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Lesson summary for:
Evolution and Phylogenetic Analysis

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Overview:
In a flexible multisession laboratory, students investigate concepts of phylogenetic analysis at both the molecular and the morphological level. Students finish by conducting their own analysis on a collections skeletons using the Mesquite software.

Author/Source:
Wilfred A. Franklin

Grade level:
13-16

Time:
two 3-hour sessions

Teaching tips:
The full activity requires access to a collection of skeletons representing the major phyla of vertebrates, a collection of primate skulls, or a collection of hominid skulls.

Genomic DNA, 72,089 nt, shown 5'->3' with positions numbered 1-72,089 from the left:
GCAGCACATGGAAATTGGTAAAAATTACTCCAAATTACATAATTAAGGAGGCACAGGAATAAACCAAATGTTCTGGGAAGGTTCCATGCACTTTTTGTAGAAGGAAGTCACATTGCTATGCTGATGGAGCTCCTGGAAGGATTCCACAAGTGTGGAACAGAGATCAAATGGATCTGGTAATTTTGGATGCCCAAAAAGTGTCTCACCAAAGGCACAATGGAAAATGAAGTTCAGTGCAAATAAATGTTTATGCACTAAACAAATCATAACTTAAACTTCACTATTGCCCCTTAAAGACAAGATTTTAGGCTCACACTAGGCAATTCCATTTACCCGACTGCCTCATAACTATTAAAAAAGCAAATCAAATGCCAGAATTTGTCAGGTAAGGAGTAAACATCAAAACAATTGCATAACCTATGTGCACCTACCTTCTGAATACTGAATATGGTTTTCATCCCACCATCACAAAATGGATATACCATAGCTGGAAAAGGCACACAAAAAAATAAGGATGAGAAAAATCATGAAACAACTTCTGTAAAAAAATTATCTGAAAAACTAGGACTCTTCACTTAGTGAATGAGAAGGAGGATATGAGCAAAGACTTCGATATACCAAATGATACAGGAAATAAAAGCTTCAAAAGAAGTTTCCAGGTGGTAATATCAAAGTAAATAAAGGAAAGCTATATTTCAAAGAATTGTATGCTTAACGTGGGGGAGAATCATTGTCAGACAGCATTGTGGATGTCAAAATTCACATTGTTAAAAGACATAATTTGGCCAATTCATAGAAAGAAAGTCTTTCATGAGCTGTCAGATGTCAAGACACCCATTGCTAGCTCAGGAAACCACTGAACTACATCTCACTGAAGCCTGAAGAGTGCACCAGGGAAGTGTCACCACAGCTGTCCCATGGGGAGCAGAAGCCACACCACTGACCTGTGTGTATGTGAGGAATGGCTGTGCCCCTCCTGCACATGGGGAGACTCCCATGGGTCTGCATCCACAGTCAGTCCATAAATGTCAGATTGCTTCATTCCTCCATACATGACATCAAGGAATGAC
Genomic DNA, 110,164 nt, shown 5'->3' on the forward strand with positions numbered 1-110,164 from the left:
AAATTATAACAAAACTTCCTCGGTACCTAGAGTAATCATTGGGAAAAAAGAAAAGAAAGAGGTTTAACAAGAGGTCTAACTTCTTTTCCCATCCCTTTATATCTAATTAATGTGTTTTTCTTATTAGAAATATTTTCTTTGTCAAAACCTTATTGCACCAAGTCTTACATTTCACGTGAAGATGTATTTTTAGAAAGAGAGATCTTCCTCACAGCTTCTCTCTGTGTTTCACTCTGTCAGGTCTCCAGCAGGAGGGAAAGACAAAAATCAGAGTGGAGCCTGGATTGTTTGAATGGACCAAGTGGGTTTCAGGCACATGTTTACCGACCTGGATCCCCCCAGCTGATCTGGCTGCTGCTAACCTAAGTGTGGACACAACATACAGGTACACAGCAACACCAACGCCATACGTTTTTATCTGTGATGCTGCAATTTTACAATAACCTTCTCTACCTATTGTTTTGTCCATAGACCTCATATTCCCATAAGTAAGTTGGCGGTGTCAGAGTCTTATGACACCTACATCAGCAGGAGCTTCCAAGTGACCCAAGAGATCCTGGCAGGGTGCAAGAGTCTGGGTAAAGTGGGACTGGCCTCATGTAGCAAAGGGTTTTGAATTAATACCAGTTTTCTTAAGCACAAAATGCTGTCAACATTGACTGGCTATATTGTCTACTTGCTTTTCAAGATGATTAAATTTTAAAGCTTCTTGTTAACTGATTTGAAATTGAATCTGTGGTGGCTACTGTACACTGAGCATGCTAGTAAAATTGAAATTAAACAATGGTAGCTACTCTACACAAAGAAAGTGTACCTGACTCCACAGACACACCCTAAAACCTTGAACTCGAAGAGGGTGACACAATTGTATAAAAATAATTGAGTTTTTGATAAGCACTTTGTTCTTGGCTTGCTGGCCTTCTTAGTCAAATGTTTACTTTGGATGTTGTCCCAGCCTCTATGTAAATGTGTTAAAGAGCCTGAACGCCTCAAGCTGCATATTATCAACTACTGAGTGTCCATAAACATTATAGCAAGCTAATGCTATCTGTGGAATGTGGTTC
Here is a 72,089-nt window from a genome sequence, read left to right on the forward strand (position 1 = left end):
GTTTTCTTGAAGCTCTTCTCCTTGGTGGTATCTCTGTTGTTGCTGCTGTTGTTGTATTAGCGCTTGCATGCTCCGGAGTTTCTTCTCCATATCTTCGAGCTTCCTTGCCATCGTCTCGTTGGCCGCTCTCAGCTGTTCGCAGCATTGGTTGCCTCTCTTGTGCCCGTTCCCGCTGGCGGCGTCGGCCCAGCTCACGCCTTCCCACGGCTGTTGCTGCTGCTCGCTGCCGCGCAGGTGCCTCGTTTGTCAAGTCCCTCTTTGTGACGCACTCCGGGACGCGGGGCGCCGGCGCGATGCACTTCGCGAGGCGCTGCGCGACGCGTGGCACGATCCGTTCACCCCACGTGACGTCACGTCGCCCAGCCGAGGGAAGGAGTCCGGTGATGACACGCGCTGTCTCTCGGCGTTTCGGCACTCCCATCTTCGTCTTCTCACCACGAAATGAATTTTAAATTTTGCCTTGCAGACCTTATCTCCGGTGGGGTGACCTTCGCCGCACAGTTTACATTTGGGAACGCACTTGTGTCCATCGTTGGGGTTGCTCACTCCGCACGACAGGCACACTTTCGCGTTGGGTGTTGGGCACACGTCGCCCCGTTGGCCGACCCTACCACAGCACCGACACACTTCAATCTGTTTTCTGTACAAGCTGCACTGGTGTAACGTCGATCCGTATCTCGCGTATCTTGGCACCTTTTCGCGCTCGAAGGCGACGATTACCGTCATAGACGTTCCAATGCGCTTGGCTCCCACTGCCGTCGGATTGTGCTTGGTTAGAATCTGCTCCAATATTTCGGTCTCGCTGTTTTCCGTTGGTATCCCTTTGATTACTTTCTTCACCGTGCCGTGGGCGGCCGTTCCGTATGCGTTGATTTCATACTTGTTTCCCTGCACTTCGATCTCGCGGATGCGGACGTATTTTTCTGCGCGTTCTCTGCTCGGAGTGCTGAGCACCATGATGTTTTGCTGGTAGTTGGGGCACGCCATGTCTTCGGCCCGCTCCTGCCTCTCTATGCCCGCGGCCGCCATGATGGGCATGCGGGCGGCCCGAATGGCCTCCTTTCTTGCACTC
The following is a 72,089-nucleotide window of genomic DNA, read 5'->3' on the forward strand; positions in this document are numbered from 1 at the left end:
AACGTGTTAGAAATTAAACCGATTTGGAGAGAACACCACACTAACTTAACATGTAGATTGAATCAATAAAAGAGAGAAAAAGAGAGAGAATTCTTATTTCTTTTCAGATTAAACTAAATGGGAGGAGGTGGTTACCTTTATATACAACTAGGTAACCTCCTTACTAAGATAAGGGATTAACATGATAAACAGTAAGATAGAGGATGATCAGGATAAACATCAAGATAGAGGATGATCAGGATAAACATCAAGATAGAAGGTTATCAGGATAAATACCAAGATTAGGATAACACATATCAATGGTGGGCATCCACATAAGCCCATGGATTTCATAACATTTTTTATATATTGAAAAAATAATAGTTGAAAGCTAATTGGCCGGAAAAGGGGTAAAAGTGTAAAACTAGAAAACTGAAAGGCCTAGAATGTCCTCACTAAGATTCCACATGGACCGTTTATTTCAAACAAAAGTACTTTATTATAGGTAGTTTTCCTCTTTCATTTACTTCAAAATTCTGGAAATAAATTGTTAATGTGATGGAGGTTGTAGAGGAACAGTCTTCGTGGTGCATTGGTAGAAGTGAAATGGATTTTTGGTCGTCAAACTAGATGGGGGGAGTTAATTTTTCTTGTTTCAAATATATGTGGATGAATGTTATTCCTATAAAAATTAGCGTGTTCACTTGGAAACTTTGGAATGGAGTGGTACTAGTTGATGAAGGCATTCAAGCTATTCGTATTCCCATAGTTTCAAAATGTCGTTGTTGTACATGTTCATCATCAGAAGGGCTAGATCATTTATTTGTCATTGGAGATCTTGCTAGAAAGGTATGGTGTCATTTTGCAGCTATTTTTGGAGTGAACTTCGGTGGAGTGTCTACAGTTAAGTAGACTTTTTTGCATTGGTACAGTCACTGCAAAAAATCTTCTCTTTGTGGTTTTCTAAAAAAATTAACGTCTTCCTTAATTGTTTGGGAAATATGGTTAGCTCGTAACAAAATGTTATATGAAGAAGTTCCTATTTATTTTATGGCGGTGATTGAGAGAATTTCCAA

Concepts:
Correspondence to the Next Generation Science Standards is indicated in parentheses after each relevant concept. See our conceptual framework for details.

  • Similarities among existing organisms (including morphological, developmental, and molecular similarities) reflect common ancestry and provide evidence for evolution.

  • Evolutionary trees (i.e., phylogenies or cladograms) are built from multiple lines of evidence.

  • The principle of parsimony suggests that the phylogenetic hypothesis most likely to be true is the one requiring the fewest evolutionary changes.

Teacher background:

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